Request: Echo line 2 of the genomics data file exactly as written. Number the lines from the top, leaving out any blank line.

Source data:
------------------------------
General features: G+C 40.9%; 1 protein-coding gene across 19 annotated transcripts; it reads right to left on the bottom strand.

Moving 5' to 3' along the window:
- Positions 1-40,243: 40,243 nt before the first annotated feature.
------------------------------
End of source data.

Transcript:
Moving 5' to 3' along the window: